Brunei’s customs legislation was amended to harmonize its tariff nomenclature, make customs-related information more readily available to traders and the public, align its laws with WTO agreements and intellectual property protections, and streamline appeals procedures. All imports into Brunei must be accompanied by:
- A bill of lading/delivery order or airway bill;
- Packing list;
- Commercial invoice;
- Three copies of the customs declaration form, which include the number of individual packages;
- Detailed description of the goods being imported;
- Gross and net weights or quantities of packages;
- Value (both ‘free on board’ and ‘cost, insurance and freight’);
- Place of shipment and destination;
- Country of origin.
The import of all goods into Brunei is monitored by the Royal Customs and Excise Department. Importers must register with the port of entry. Determination of duty classification is based on Excise Duty Orders 2012 and 2007. Import permits are required for some products. Licenses for import are available from the relevant government agencies. Non-prohibited goods can be imported under an open general license.
Completed customs declaration forms must be submitted via the Brunei Darussalam National Single Window website with supporting documentation such as invoices, freight and insurance slips, airway bills, and packing lists.
Additional documentation that may be required includes certificates of origin and analysis, approval permits, import licenses, and other documentation as deemed necessary by the Customs and Excise Department.
Click here to view : Import requirements and documentation
- Copy of passport
- Residence visa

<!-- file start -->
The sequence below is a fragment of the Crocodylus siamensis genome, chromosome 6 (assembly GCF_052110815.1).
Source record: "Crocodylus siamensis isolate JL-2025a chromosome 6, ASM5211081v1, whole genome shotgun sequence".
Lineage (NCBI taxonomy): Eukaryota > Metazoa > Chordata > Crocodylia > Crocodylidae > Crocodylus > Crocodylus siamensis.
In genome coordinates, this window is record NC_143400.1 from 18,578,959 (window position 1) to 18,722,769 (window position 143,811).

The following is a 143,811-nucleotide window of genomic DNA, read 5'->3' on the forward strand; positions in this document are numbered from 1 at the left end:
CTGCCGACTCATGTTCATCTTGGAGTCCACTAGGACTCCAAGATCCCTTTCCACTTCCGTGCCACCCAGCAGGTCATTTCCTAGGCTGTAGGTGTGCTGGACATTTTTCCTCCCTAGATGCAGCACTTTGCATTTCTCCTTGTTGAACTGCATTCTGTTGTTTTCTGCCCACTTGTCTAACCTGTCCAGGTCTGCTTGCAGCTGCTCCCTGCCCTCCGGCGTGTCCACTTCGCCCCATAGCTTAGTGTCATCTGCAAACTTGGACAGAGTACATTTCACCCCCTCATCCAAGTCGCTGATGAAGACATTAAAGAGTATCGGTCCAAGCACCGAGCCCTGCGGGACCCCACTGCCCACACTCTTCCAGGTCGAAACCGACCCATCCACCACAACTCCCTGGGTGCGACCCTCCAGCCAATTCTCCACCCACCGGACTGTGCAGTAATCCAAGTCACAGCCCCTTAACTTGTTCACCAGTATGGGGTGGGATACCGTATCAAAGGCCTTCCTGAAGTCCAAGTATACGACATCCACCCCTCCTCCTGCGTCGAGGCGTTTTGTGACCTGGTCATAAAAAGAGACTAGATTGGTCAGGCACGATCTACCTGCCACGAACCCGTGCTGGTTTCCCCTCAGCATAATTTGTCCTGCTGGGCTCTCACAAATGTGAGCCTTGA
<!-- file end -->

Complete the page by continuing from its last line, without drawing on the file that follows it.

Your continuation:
- Detailed, valued inventory
- Letter of employment
- Original bill of lading (OBL) / telex release / air waybill (AWB)
- Diplomatic franchise (diplomats)
- Used household goods and personal effects can be imported duty-free.
- Shipment is subject to the payment of Customs duties if new items are found.
- Fumigation is not required for shipments into Brunei Darussalam.
Local laws reflect the fact that Brunei is an Islamic country. You should dress modestly and respect local traditions, customs, laws and religions at all times, especially during the holy month of Ramadan, or if you intend to visit religious buildings.
His Majesty The Sultan and other members of the Bruneian Royal Family are highly revered and public criticism of them would cause great offence.
There may be serious penalties for doing something that might not be illegal in the UK. If you’re planning to visit or live in Brunei, you’re strongly advised to familiarise yourself with local laws and customs.
In 2014, Brunei began the introduction of a Sharia Penal Code, to run in parallel with the Common Law. The final phase was introduced on 3 April 2019. It specifies severe punishments for certain crimes, including some that are not illegal in the UK.
Most laws under Common Law and the Sharia Penal Code apply to all people in Brunei, regardless of nationality or religion.
Adultery and close proximity in private between an unmarried man and woman is illegal if one party is a Muslim.
Possession of pornographic material is illegal.
Homosexual activity is illegal. See our information and advice page for the LGBT community before you travel.